The Week That Was (Aug 16, 2008) brought to you by SEPP


Quote of the Week:

I have come to the conclusion that politics are too serious a matter to be left to the politicians." --Charles de Gaulle, French general and statesman.  And so is climate science – it should not be left to bureaucrats!


TWTW (Aug 2) told you about the horrors of the EPA staff’s plan to control CO2 (aka as controlling your life, all the way down to the use of lawnmowers).  To view the EPA-ANPR (and read at least the first few pages) go to

In July, the NOAA activists, lacking adult supervision, released for comment the draft of what’s called the Unified Synthesis Product (USP) from a decade or so of federal efforts called the Climate Change Science Program that have so far cost about $20 billion of your tax money.  The USP is supposed to provide the scientific underpinnings for the EPA’s proposed rulemaking.  To see this shining exemplar of propaganda trumping science, visit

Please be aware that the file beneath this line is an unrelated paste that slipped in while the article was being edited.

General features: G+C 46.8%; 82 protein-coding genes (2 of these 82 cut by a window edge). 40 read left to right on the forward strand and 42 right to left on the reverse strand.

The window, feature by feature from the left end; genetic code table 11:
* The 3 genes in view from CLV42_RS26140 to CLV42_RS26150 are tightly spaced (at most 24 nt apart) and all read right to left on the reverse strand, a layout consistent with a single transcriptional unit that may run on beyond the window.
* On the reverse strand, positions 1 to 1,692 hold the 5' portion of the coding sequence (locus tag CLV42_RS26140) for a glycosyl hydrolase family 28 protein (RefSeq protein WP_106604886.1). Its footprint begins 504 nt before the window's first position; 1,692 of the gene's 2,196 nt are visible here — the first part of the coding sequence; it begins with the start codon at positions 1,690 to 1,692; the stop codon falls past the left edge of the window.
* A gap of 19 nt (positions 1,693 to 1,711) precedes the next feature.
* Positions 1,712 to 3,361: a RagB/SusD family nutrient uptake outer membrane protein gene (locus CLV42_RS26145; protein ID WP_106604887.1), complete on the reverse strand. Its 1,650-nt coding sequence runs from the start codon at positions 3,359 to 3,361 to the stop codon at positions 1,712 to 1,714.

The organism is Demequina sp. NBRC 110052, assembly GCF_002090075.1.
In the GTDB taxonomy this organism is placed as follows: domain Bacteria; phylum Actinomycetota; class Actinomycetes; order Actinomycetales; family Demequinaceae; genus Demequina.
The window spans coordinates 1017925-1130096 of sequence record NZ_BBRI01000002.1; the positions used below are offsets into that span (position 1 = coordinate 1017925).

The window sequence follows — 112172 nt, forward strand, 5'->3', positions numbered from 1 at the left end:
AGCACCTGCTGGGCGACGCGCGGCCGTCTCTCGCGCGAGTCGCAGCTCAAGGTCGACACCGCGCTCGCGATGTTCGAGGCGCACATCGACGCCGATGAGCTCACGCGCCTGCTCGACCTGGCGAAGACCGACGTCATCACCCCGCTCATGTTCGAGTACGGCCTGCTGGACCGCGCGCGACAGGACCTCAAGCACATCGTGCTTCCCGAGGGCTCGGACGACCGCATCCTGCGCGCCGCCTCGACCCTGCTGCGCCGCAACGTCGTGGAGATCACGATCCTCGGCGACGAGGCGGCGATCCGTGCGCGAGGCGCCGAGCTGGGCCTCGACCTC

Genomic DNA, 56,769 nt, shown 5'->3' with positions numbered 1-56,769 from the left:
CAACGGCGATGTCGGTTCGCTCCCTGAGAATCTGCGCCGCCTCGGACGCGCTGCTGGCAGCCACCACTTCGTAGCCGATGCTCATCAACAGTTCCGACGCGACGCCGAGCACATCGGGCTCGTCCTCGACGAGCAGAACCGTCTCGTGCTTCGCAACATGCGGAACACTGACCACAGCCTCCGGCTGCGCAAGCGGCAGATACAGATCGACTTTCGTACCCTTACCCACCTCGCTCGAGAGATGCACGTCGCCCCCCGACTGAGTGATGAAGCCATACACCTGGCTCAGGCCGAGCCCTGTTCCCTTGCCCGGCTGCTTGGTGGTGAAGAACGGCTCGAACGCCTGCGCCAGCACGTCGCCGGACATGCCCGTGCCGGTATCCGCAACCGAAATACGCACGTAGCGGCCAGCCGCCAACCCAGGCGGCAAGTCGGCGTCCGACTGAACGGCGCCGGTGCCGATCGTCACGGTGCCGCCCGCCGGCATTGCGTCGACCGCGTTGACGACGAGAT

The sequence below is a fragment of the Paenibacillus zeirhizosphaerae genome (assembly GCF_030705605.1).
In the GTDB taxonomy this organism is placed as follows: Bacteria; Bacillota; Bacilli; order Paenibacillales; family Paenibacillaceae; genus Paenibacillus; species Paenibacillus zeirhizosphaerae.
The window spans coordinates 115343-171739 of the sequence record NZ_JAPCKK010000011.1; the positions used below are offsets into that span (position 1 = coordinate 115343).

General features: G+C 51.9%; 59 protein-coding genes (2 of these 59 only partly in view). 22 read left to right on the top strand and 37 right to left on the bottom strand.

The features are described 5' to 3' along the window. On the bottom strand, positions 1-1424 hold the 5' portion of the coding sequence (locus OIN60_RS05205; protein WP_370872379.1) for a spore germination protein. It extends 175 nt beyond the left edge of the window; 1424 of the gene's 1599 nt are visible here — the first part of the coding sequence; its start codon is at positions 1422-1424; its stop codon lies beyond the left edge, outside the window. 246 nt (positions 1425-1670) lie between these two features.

1.  Our response to the CCSP-USP has three parts: (1) The human contribution to GW is insignificant.  (2) Sea-level rise is natural and beyond our control.  (3) Models are not able to predict global impacts – still less regional ones.  Overall recommendation: The CCSP-USP should be scrapped.


2.  Georgia court stops coal-fired power plant because of CO2 – raising serious national issues for any industrial or commercial enterprise.  It could stop economic growth and exacerbate social tensions.


3.  Faulty arguments used by global warmists


4.  Texas is fed up with corn ethanol – but EPA won’t relent


5.  Drilling will lower the current price of oil?


6.  Scared Senseless: Hyping Health Risks


7.  Energy Policy Held Hostage by Global Warming Dogma


8.  Ryan Air Strikes Back: You really have to love the Irish



“Chip” Knappenberger (of World Climate Report) comments on the CCSP-USP draft report and whether its shortcomings will be rectified in the final report: